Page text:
It “must be based upon more than a belief that a driver has consumed alcohol; it must arise from facts and circumstances that show a probability that a driver is impaired by alcohol or has an unlawful amount of alcohol in his system." State v. Kliphouse, 771 So. 2d 16, 22 (Fla. 4th DCA 2000).Once an officer has probable cause, it “provide[s] the means for measuring degrees of impairment or blood alcohol concentration through breath or blood testing." Id. The odor of alcohol alone is not enough for probable cause. Id. at 24. “While the odor of alcohol on a driver's breath is considered a critical factor, other components central to developing probable cause may include the defendant's reckless or dangerous operation of a vehicle, slurred speech, lack of balance or dexterity, flushed face, bloodshot eyes, admissions, and poor performance on field sobriety exercises." State v. Kliphouse, 771 So. 2d 16, 23 (Fla. 4th DCA 2000).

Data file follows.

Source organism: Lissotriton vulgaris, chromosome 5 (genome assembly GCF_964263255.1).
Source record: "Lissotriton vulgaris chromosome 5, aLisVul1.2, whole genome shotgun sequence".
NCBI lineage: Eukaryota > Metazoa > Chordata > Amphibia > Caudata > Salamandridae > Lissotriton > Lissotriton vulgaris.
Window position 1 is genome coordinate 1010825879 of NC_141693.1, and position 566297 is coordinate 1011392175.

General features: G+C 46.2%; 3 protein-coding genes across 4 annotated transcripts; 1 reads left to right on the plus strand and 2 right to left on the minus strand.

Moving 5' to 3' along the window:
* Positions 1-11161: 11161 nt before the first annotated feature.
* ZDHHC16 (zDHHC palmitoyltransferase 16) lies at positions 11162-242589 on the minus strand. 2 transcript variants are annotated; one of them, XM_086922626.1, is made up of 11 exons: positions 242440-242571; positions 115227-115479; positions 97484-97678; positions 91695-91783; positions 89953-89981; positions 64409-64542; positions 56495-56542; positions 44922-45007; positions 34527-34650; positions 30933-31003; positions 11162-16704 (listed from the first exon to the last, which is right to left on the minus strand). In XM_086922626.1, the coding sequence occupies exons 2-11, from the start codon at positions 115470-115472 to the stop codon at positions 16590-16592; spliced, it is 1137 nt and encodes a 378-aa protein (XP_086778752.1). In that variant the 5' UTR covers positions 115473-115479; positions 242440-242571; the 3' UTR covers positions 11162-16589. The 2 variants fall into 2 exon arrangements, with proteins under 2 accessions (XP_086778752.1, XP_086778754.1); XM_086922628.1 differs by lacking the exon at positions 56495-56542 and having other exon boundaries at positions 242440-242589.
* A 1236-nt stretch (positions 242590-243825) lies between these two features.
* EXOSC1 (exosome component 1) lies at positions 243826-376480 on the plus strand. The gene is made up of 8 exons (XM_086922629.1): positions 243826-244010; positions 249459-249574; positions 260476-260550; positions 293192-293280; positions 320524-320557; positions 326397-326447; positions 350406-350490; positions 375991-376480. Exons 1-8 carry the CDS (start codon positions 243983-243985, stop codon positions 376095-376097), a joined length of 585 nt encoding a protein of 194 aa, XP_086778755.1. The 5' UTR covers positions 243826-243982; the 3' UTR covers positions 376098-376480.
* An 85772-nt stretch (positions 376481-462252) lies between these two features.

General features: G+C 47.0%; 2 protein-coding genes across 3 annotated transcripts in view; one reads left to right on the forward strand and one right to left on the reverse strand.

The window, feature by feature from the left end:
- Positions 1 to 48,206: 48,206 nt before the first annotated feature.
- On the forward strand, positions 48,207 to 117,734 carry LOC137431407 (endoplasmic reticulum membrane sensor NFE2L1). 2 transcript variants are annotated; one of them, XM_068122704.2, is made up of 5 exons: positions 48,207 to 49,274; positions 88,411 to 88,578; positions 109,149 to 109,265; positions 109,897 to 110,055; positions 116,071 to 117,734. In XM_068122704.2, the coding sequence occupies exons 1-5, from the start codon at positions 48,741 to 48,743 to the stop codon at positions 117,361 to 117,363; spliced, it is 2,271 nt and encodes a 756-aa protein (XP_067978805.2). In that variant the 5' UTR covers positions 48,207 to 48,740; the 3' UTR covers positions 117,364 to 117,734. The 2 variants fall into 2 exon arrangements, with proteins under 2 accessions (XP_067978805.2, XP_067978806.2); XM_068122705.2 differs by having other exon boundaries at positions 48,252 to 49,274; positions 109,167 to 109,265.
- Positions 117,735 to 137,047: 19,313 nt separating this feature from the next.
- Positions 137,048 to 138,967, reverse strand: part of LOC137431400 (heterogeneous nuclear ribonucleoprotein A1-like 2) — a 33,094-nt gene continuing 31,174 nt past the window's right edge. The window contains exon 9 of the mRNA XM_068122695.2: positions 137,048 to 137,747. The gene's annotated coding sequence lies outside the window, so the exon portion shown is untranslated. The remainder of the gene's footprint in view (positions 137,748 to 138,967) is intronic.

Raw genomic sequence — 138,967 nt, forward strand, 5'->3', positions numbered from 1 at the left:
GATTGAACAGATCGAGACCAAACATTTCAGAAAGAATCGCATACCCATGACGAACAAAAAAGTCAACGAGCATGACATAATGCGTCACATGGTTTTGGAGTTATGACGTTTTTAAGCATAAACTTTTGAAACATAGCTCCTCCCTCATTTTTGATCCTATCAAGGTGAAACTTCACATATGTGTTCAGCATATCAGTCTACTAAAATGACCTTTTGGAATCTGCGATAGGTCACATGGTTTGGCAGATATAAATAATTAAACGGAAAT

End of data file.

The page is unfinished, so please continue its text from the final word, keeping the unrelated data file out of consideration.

In Dep't of Highway Safety & Motor Vehicles v. Pitts, the court explained that
probable cause sufficient to justify an arrest exists “where the facts and circumstances, as analyzed from the officer's knowledge, special training and practical experience, and of which he has reasonably trustworthy information, are sufficient in themselves for a reasonable man to reach the conclusion that an offense has been committed."
815 So. 2d 738, 744 (Fla. 1st DCA 2002) (quoting Dep't of Highway Safety and Motor Vehicles v. Favino, 667 So.2d 305, 309 (Fla. 1st DCA 1995).
An officer may have probable cause if his observations plus the observations of another officer, combined, establish probable cause. This is known as the fellow officer rule. Sawyer v. State, 905 So. 2d 232, 234 (Fla. 2d DCA 2005).
If you have any questions about your DUI in Hillsborough County, Pinellas County, or Sarasota County, please call (813) 800-1111 to speak with an attorney right now!
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